Sunday’s Obituary – Hartley Greenwood (1878-1932)

Hartley Greenwood is my 2nd cousin 2x removed. His parents are Town Greenwood and Sarah Buckley. Our common ancestors are Thomas Buckley and Henrietta Mason (my 3x great grandparents).

Hartley was born in Keighley, West Yorkshire sometime in the June quarter of 1878.

On Christmas Eve 1902 Hartley married Rosetta Green at St. Peter’s church, Keighley. One of the witnesses was Hartley’s sister, Mary Alice.

I haven’t been able to find Hartley and Rosetta on the 1911 census.

So the next time I come across them is a newspaper report in the Yorkshire Post and Leeds Intelligencer of Saturday 21 May 1932. This is a report of an inquest (image from http://www.britishnewspaperarchive.co.uk)

Hartley Greenwood - Yorkshire Post and Leeds Intelligencer 21 May 1932.png

FATAL BLOOD CLOT

Keighley Man’s Bus Journey with Broken Leg

At the adjourned inquest yesterday on Hartley Greenwood (53), textile fitter, of Aspley Street, Keighley, who died in hospital on March 30, P.C. Heaton, of the Bradford City Police, stated that on March 23 he saw Greenwood sitting on the causeway. Greenwood said he had been accidentally kicked by another man while boarding a tramcar, and could not stand. Witness took him to the Bradford Royal Infirmary, and, after he had received treatment, put him on a bus for Keighley. Greenwood, added witness, said he would be all right if he were put on the bus. There was no mention of Greenwood’s leg being broke.
The widow, Rosetta Greenwood, said in her opinion her husband should have been brought by ambulance from Bradford, adding: “I don’t think it is right to send a man out like that with a broken leg. He looked terrible when brought home from the bus stand.”
Dr. J. Prentice said he saw Greenwood, at his home, the same night. He was satisfied that Greenwood’s left leg was broken, and the next day ordered his removal to the Keighley hospital. If there was a great deal of swelling it was very difficult to tell if a bone was broken. In his opinion, however, the movement from Bradford would not cause the blood clot, which was set up by the fracture, and which was the cause of death.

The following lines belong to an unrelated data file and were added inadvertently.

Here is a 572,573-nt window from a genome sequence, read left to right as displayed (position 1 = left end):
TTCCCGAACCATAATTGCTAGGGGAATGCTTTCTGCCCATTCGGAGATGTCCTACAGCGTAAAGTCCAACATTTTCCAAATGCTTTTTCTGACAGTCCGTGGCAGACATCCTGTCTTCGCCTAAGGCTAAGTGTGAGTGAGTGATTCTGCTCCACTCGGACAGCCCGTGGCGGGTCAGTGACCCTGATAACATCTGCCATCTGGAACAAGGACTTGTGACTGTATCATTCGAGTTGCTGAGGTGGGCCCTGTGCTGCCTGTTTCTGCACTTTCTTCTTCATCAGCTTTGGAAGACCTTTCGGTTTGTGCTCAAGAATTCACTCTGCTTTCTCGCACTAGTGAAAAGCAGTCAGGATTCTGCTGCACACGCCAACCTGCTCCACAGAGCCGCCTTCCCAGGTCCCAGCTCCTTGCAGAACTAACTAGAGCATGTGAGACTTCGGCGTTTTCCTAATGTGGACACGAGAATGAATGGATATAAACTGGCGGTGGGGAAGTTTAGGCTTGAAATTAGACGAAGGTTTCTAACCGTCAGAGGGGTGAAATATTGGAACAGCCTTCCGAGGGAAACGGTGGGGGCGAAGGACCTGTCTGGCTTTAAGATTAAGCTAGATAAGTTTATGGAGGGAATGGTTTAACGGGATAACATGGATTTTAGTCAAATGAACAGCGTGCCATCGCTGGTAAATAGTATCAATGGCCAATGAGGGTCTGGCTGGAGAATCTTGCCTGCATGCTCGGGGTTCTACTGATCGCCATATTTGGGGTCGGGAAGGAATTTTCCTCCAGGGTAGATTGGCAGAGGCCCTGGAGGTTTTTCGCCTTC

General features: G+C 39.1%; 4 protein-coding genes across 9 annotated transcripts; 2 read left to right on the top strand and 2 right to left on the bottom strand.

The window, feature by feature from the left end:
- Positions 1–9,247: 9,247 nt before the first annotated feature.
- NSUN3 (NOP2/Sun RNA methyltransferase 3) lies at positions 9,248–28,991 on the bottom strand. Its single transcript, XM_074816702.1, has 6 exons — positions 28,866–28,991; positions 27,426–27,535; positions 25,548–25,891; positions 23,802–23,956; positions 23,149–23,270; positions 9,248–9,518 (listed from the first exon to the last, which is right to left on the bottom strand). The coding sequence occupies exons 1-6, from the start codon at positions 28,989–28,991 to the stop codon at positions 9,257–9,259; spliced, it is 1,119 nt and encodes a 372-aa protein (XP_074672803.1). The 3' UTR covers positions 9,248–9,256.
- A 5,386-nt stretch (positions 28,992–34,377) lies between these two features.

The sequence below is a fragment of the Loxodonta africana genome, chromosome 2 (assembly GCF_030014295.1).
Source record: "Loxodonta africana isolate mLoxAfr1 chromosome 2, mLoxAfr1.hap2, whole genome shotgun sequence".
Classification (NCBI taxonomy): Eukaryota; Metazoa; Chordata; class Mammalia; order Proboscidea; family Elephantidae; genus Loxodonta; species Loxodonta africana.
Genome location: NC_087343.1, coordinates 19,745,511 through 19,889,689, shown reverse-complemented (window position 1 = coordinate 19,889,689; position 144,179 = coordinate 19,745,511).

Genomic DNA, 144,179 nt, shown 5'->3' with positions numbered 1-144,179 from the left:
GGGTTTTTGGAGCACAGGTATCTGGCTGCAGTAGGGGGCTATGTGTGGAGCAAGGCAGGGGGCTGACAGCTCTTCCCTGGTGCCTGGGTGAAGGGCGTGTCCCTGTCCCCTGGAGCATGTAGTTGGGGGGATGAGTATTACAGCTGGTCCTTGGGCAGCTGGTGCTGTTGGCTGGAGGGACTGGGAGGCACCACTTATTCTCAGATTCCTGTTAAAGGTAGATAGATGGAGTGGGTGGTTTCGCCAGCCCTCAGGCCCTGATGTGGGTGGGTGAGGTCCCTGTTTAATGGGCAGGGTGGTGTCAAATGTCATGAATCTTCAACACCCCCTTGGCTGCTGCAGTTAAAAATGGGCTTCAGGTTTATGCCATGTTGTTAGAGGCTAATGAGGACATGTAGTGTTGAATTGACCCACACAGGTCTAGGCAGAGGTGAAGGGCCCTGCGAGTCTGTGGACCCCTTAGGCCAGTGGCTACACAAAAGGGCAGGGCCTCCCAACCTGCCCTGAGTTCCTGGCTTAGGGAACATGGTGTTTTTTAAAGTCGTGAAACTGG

A verdict in accordance with medical evidence was returned, the jury adding a rider that in their opinion Greenwood should have been sent home from Bradford in the ambulance, and should not have been allowed to travel by bus.

Hartley was buried on 2 April 1932 at St. John’s church, Ingrow with Hainworth, Keighley.

In the 1939 Register (taken at the outbreak of WW2) Rosetta is living with Hartley’s sister, Selina Elizabeth, at Prospect Place, Keighley.

About two years later Rosetta married Henry Hensman sometime in the September quarter of 1941. Henry was recently widowed and was about nine years older than Rosetta.

They were married for about 22 years before Henry died on 10 February 1963. Rosetta lived for another five years, passing away on 10 June 1968.

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Wedding Wednesday – William Turner and Hilda Mallalieu

William Turner is my 1st cousin 2x removed. His parents are Alexander Turner and Jane Alice Brotherton. Our common ancestors are Thomas Turner and Mary Jane Carradice – my 2x great grandparents.

William was born in Clitheroe, Lancashire – his birth is registered in the September quarter of 1912.

William was on active service in WW2 and spent a number of years as a prisoner of war.

On 24 March 1951 William married Hilda Mallalieu at St. James’s Church, Clitheroe. The wedding was announced in the Clitheroe Advertiser and Times on Friday 30 March 1951 (image from http://www.britishnewspaperarchive.co.uk).

William Turner & Hilda Mallalieu - CAT 30 March 1951.png

TURNER – MALLALIEU

At St. James’s Church, Clitheroe, on Saturday, the marriage took place of Mr. William Turner, fourth son of Mrs. J. A. Turner, of 20 Whipp Avenue, Clitheroe, and Mrs. Hilda Mallalieu, eldest daughter of Mr. and Mrs. G. Kenyon, 9 Lower Antley Street, Accrington.
The ceremony was performed by the Rev. A. Lord, rector, and the hymns “Lead Us Heavenly Father” and “O Perfect Love” were sung. Mr. G. Hitchen being organist.